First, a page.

You’ve dreamed of turning your lawn into a lush food-producing oasis. Perhaps you’ve had visions of stepping onto your patio before dinner to snip fresh chives and basil onto your plate. The good news is that almost anyone can grow food, whether you have a tiny apartment balcony or a big yard. And there’s still time to start many summer crops — and to plan for a cool-season garden for fresh harvests this fall.
12 Edibles Perfect to Plant in Late Summer
1. Start small. Just because you have a big backyard doesn’t mean that you should turn the entire thing into a vegetable garden. At least, not in the first year. Begin by building one raised bed and see how things go. You may be surprised both by how much food you can grow in a tiny space and by how much work it actually takes to keep things going. If you’re hungry for more next year, add another bed or two.
2. Plan your garden. Before you spend money or build anything, take time to get to know yourself and your space. Where is the best light? How much time do you have each week to spend on your gardening? How much food do you really want to grow? Ask yourself these questions before you put your shovel into the ground.
3. If you don’t have a backyard, find an alternative. You don’t need a big backyard to grow food. Patios and decks can make for great gardens. They can even offer advantages over traditional beds since they often have plenty of light. You may also want to consider building a front yard vegetable garden. It’s a great way to bring the neighborhood together.
4. Get good soil. Soil is the most important factor in the health of your garden. Instead of buying bags of the cheapest stuff from the hardware store, do some research and find the best way to get compost-rich organic soil for your garden. Whether you build your own soil or buy it from a reputable supplier, your plants will thank you.
5. Choose easy-to-grow crops. Giant leeks, Romanesco broccoli and heirloom watermelons look gorgeous in the seed catalog, but hold off on planting them in the first few years. Instead, choose tried-and-true varieties of crops that are productive and easy to grow. Snap peas, radishes, herbs like mint and chives, salad greens, kale, tomatoes and zucchini are all classic choices — just make sure you actually like to eat them before they go into the garden. Consult a seed catalog from a local company to find the best varieties for your regional climate.
6. Decide whether to plant seeds or seedlings. It can be tempting to buy seedlings from the nursery or grocery store, but, in some cases, planting seeds is even easier. Growing vegetables from seed also saves a lot of money, opens up a world of plant varieties and can make for healthier plants.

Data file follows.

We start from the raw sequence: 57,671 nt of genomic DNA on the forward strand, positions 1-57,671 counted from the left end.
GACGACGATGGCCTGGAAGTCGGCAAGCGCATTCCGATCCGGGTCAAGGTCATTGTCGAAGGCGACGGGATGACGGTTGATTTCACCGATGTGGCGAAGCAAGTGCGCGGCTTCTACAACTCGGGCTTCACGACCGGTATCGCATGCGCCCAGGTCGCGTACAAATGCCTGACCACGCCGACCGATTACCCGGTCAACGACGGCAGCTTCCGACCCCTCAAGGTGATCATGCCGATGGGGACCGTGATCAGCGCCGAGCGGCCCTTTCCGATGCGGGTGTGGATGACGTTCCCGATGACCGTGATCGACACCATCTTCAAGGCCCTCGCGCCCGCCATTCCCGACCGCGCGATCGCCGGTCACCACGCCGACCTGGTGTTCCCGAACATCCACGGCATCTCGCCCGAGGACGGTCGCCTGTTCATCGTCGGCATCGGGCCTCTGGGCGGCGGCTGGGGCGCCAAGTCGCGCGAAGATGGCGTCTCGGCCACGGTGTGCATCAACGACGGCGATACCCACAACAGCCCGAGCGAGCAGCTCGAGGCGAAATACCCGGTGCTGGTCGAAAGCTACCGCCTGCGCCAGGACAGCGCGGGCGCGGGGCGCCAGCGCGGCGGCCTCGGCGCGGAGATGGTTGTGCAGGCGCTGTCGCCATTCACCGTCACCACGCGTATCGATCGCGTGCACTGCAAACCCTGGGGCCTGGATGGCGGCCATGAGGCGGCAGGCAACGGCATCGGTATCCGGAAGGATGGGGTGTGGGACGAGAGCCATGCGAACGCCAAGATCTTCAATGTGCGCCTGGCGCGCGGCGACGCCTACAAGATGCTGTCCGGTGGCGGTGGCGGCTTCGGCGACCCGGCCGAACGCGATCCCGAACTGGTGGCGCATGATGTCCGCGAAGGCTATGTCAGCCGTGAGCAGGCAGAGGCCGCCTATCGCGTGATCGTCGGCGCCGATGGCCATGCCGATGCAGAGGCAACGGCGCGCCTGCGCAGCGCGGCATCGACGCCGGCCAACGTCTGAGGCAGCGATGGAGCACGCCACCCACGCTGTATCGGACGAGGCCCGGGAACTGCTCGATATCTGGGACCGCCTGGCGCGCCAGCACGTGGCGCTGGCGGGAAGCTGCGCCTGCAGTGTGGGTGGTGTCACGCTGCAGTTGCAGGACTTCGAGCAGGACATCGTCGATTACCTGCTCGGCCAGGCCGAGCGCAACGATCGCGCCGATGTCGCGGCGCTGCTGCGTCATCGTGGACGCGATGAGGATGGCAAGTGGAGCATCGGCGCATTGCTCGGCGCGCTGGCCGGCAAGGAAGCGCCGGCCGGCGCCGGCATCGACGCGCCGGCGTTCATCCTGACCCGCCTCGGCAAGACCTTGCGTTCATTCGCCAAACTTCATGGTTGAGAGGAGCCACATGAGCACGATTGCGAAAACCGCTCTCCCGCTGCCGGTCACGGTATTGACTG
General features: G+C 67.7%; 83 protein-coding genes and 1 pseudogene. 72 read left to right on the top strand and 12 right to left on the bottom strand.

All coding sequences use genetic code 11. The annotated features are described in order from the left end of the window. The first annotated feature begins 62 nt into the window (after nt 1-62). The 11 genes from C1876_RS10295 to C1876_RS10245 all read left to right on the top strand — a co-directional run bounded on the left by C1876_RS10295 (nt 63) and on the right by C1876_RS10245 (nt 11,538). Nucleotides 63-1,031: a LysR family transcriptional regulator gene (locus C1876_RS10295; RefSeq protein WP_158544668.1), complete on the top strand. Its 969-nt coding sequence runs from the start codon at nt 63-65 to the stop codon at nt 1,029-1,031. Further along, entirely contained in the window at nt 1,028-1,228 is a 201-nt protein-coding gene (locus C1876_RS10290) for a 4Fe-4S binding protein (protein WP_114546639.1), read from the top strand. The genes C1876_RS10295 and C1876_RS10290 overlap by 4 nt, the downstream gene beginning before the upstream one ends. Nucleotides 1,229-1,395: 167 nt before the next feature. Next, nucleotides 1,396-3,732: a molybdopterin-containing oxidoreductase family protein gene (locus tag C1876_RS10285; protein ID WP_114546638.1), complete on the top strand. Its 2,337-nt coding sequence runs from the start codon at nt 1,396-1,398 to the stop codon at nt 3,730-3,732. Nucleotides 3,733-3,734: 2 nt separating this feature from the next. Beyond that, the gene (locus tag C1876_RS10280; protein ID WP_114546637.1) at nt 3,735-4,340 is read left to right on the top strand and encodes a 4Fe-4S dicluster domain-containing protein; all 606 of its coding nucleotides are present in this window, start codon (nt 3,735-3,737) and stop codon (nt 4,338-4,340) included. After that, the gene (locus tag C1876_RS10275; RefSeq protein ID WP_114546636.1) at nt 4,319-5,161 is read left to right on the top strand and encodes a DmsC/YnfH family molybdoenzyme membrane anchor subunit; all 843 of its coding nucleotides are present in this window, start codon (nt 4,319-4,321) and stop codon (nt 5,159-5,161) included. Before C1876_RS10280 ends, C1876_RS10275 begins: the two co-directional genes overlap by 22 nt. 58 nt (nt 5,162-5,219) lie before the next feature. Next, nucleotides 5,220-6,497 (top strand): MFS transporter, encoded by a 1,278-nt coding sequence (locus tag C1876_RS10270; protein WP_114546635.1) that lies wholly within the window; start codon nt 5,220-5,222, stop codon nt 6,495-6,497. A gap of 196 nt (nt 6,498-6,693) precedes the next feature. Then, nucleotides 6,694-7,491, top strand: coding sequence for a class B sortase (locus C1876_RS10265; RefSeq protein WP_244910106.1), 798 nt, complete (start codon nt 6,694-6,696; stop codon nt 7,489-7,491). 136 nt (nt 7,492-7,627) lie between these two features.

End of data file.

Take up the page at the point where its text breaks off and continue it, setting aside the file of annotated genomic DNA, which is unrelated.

7. Invest in some garden tools — but not too many. Vegetable gardens don’t need a lot of tools. In fact, you may find that the best “tools” out there are a good pair of garden gloves and your hands. Start with a trowel, weeder and a few other essentials, then build your collection from there.
8. Try planting a square-foot garden. Gone are the days of planting vegetables in long, skinny rows. Instead, try building raised beds and planting them using the square-foot method described in Mel Bartholomew’s book All New Square Foot Gardening. This technique, which divides crops using a grid, creates patchwork quilt-style gardens that grow more food in less space.
9. Stay on top of weeds. Square-foot gardens usually have surprisingly few weeds. Still, you’ll find a few in there. Rather than straining your back over giant dandelions, try pulling weeds out when they’re relatively small. A once-per-week weeding is the perfect way to keep things in shape.
10. Welcome the birds and the bees. Pollinator animals, like bees, hummingbirds and butterflies, are your allies in gardening success. They provide an essential service by helping plants set fruit — so having lots of them means that your cucumbers and apples will be way more plentiful.
Pollinators are sensitive creatures that need your help to thrive. Welcome them by planting attractive flowers and by providing sources of shelter and water.
11. Don’t forget to label your crops. It’s a small detail but one that makes a big difference. Whenever you plant something, label it with a plant maker including the crop, variety and planting date. Otherwise, you may sow the same place twice before seeds emerge. Plant markers help keep your garden organized.
12. Remember that it’s an experiment. Treat your garden with curiosity and an open mind. If a crop fails, don’t get upset. Do some research and try to figure out what went wrong so that you can avoid the problem next time. Successful gardeners spend years learning from mistakes and are always open to trying new techniques. Treat it as a fun and delicious experiment.